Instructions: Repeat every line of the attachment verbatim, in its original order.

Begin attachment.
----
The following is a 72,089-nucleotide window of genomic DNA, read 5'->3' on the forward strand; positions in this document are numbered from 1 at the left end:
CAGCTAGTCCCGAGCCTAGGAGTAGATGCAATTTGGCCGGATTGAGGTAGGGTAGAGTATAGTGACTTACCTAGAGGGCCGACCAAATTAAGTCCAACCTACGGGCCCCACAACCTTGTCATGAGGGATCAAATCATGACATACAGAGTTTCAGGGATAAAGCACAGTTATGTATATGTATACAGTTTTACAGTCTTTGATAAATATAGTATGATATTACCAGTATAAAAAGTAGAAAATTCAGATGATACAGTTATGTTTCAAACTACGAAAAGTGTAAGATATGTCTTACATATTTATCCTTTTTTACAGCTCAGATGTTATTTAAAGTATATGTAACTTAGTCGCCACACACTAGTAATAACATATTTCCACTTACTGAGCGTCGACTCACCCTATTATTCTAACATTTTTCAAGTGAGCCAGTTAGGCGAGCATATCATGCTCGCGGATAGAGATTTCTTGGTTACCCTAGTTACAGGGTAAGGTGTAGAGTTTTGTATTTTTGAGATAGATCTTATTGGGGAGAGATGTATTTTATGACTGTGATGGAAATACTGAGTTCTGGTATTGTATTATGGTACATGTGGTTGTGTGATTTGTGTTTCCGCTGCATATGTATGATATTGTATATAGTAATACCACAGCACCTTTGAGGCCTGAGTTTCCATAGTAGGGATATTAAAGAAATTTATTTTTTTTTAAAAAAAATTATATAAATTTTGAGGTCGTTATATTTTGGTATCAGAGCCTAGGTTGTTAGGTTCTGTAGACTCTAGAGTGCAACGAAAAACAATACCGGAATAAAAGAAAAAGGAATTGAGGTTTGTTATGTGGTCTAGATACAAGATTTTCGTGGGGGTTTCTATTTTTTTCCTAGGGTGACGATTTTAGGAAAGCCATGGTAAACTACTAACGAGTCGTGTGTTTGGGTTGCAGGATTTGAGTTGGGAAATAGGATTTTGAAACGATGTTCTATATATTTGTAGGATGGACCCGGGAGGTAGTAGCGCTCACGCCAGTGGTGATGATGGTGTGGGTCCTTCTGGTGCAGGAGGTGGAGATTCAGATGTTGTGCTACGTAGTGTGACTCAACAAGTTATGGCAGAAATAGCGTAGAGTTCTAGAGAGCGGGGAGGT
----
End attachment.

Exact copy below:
The following is a 72,089-nucleotide window of genomic DNA, read 5'->3' on the forward strand; positions in this document are numbered from 1 at the left end:
CAGCTAGTCCCGAGCCTAGGAGTAGATGCAATTTGGCCGGATTGAGGTAGGGTAGAGTATAGTGACTTACCTAGAGGGCCGACCAAATTAAGTCCAACCTACGGGCCCCACAACCTTGTCATGAGGGATCAAATCATGACATACAGAGTTTCAGGGATAAAGCACAGTTATGTATATGTATACAGTTTTACAGTCTTTGATAAATATAGTATGATATTACCAGTATAAAAAGTAGAAAATTCAGATGATACAGTTATGTTTCAAACTACGAAAAGTGTAAGATATGTCTTACATATTTATCCTTTTTTACAGCTCAGATGTTATTTAAAGTATATGTAACTTAGTCGCCACACACTAGTAATAACATATTTCCACTTACTGAGCGTCGACTCACCCTATTATTCTAACATTTTTCAAGTGAGCCAGTTAGGCGAGCATATCATGCTCGCGGATAGAGATTTCTTGGTTACCCTAGTTACAGGGTAAGGTGTAGAGTTTTGTATTTTTGAGATAGATCTTATTGGGGAGAGATGTATTTTATGACTGTGATGGAAATACTGAGTTCTGGTATTGTATTATGGTACATGTGGTTGTGTGATTTGTGTTTCCGCTGCATATGTATGATATTGTATATAGTAATACCACAGCACCTTTGAGGCCTGAGTTTCCATAGTAGGGATATTAAAGAAATTTATTTTTTTTTAAAAAAAATTATATAAATTTTGAGGTCGTTATATTTTGGTATCAGAGCCTAGGTTGTTAGGTTCTGTAGACTCTAGAGTGCAACGAAAAACAATACCGGAATAAAAGAAAAAGGAATTGAGGTTTGTTATGTGGTCTAGATACAAGATTTTCGTGGGGGTTTCTATTTTTTTCCTAGGGTGACGATTTTAGGAAAGCCATGGTAAACTACTAACGAGTCGTGTGTTTGGGTTGCAGGATTTGAGTTGGGAAATAGGATTTTGAAACGATGTTCTATATATTTGTAGGATGGACCCGGGAGGTAGTAGCGCTCACGCCAGTGGTGATGATGGTGTGGGTCCTTCTGGTGCAGGAGGTGGAGATTCAGATGTTGTGCTACGTAGTGTGACTCAACAAGTTATGGCAGAAATAGCGTAGAGTTCTAGAGAGCGGGGAGGT